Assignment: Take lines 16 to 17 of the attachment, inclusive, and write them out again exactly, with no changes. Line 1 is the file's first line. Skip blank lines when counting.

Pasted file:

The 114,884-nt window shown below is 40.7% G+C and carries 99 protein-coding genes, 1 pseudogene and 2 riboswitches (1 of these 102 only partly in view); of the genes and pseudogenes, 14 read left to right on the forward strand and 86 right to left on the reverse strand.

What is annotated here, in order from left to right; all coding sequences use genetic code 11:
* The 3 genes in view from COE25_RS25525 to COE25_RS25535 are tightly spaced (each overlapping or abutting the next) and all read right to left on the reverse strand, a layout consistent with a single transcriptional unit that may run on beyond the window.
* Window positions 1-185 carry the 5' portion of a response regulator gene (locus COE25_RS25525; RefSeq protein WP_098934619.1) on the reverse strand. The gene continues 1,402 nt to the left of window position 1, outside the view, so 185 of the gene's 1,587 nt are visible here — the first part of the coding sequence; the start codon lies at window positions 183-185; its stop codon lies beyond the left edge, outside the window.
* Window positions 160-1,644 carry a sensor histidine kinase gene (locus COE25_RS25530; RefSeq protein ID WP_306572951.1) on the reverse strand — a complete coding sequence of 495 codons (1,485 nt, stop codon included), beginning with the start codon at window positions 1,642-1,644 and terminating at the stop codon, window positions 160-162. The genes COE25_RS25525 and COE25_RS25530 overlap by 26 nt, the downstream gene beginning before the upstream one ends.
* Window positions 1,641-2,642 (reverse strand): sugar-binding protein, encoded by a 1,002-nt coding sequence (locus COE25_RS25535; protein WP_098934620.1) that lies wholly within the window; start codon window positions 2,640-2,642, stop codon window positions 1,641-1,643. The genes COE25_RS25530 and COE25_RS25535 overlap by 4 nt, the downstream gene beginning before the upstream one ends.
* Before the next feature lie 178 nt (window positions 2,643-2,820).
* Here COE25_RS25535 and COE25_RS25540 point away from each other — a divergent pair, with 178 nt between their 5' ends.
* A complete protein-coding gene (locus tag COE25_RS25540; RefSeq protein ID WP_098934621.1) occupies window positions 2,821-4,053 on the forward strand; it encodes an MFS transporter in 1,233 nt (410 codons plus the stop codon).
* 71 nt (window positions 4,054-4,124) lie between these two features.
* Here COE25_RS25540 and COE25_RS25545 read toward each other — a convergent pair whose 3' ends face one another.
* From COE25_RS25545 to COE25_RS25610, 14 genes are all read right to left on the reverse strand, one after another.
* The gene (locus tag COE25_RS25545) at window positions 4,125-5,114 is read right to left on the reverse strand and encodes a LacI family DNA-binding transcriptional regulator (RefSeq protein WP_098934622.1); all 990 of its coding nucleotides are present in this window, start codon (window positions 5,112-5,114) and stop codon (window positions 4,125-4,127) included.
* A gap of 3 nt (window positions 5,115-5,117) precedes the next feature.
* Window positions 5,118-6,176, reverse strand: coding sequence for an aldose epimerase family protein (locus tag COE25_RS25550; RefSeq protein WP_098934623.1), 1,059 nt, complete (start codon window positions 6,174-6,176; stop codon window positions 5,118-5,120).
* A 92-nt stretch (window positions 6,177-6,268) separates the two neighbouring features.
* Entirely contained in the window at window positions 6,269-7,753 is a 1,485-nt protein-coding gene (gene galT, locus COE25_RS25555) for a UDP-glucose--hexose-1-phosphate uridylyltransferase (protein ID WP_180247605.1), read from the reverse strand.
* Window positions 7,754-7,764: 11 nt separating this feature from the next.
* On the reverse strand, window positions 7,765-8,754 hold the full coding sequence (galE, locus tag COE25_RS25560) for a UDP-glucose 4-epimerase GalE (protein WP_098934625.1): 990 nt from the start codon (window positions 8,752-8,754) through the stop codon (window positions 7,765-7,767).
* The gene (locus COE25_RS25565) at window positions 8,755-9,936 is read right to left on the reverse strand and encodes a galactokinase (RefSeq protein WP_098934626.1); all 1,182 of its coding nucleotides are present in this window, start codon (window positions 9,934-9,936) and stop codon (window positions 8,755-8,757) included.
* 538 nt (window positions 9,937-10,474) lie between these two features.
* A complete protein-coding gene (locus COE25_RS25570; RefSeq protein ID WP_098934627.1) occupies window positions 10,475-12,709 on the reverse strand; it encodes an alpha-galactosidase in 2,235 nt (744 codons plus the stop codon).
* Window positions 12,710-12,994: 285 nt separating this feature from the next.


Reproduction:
* A 92-nt stretch (window positions 6,177-6,268) separates the two neighbouring features.
* Entirely contained in the window at window positions 6,269-7,753 is a 1,485-nt protein-coding gene (gene galT, locus COE25_RS25555) for a UDP-glucose--hexose-1-phosphate uridylyltransferase (protein ID WP_180247605.1), read from the reverse strand.